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Economic evaluations in bipolar disorder: a systematic review and critical appraisal

Authors

  • Anees Ahmed Abdul Pari,

    Corresponding author
    1. Health Economics Research Centre, Nuffield Department of Population Health, University of Oxford, Oxford, UK
    • Corresponding author:

      Anees Ahmed Abdul Pari, M.Sc., M.P.H., M.B.B.S.

      Health Economics Research Centre

      Nuffield Department of Population Health

      University of Oxford

      Old Road Campus

      Oxford OX3 7LF

      UK

      Fax: 01865289271

      E-mail: anees.pari@dph.ox.ac.uk

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  • Judit Simon,

    1. Health Economics Research Centre, Nuffield Department of Population Health, University of Oxford, Oxford, UK
    2. Department of Health Economics, Centre for Public Health, Medical University Vienna, Vienna, Austria
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  • Jane Wolstenholme,

    1. Health Economics Research Centre, Nuffield Department of Population Health, University of Oxford, Oxford, UK
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  • John R Geddes,

    1. Department of Psychiatry, Warneford Hospital, University of Oxford, Oxford, UK
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  • Guy M Goodwin

    1. Department of Psychiatry, Warneford Hospital, University of Oxford, Oxford, UK
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Abstract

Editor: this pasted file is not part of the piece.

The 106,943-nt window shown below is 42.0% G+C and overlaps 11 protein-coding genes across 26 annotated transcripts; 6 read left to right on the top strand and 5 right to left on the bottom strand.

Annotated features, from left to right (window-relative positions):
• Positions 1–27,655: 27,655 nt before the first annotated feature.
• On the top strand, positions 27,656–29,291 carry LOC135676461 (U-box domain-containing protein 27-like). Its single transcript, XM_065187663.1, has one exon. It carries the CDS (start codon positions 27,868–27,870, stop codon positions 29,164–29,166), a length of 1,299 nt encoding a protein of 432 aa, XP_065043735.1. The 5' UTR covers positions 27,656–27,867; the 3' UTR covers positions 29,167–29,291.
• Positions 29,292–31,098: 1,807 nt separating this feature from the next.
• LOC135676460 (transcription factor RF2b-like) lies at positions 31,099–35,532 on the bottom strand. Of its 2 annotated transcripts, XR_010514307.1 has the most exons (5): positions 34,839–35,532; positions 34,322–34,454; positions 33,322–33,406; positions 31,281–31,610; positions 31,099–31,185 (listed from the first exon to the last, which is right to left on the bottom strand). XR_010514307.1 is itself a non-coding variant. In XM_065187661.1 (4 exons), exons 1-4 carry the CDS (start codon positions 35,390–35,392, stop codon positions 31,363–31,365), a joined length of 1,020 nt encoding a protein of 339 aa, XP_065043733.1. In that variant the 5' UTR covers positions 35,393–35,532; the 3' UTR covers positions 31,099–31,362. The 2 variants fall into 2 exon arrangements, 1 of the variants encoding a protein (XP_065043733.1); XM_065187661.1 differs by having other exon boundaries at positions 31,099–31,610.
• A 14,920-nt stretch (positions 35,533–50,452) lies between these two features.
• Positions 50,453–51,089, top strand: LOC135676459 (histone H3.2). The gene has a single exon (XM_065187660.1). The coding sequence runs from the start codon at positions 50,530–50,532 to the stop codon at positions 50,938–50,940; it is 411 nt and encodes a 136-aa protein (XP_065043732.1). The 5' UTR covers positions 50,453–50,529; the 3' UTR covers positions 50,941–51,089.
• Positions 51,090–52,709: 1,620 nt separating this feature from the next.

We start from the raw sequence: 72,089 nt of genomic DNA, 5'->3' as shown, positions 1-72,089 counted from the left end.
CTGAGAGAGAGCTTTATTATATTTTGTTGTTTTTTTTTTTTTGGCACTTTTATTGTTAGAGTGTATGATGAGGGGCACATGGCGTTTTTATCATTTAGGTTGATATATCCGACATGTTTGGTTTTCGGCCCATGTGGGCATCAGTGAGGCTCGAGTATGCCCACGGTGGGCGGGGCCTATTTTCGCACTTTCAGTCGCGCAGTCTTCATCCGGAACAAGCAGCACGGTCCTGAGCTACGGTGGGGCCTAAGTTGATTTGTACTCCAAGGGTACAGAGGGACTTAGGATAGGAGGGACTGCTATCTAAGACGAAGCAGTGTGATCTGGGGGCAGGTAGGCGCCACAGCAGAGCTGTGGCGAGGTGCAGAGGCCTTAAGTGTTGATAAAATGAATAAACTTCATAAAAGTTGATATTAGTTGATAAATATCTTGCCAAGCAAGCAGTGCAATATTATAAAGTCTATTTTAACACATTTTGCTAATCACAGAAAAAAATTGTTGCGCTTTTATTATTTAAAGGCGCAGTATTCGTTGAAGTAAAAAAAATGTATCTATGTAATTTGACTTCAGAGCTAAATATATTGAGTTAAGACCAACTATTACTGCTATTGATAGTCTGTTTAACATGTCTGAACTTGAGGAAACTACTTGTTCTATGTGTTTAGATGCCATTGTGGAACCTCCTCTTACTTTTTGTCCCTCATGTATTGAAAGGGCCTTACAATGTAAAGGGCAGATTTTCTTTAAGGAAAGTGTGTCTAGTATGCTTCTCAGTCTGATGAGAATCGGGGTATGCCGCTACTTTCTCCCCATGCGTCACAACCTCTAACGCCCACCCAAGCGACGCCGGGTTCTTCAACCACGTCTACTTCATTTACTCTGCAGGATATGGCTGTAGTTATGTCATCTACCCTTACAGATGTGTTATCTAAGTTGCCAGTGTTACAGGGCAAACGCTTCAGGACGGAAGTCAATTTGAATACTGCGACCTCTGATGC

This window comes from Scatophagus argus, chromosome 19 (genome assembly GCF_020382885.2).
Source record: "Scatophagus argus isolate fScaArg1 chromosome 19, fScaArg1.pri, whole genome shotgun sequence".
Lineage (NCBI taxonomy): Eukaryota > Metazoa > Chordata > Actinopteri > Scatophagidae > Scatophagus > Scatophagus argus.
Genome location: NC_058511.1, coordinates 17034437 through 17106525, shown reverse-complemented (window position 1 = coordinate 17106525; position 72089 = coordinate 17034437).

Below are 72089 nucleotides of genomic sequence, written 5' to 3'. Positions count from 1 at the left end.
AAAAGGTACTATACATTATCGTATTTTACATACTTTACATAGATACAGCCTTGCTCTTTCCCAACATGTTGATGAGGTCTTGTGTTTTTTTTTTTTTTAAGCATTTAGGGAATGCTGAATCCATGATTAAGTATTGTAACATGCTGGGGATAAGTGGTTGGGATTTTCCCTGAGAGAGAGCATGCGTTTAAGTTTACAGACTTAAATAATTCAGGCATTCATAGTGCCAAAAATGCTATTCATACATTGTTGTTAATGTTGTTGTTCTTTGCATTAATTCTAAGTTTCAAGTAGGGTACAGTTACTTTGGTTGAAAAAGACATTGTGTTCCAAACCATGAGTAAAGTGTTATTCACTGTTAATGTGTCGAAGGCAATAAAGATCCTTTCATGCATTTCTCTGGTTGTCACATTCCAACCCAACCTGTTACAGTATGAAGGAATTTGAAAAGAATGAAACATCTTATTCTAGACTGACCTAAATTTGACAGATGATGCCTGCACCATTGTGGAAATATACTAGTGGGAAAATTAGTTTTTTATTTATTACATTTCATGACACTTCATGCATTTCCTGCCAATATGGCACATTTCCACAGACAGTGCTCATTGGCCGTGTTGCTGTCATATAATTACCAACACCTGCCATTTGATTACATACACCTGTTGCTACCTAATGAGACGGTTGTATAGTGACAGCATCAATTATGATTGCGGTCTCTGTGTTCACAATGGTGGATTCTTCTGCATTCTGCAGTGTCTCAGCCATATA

Background

Bipolar disorder (BD) is a chronic illness and is one of the worldwide leading causes of disability. It is often a lifelong illness and incurs a substantial economic burden on the health care system, the patients, and society as a whole. However, there are few studies evaluating the economic impact of alternative strategies in the management of BD.

Objectives

We reviewed and critically appraised the available published economic evidence on BD management. In addition, we explored advantages and disadvantages of different methods used in the economic evaluation of the management of BD.

Methods

A systematic literature search was undertaken using seven electronic databases to identify all English language articles published between January 1980 and March 2012 that provided data on complete economic evaluations for any treatment strategy for BD. The quality of included studies was appraised according to recommendations from the Cochrane Collaboration.

Results

A total of 7,284 citations were obtained. After initial screening, 20 eligible studies were identified, five of which were trial-based, and 15 of which were model-based economic evaluations. Given the variability in methods and the quality of the identified studies, no conclusive recommendation for the most cost-effective therapy for BD could be provided.

Conclusions

The cost-effectiveness of different treatment strategies varied between settings, and transferability of these results across settings remains questionable. Although additional research using a longer time horizon is required to validate the findings for trial-based economic evaluations, discrete event simulation appears to be the most natural and plausible technique for modeling the cost-effectiveness of alternative BD treatment strategies.

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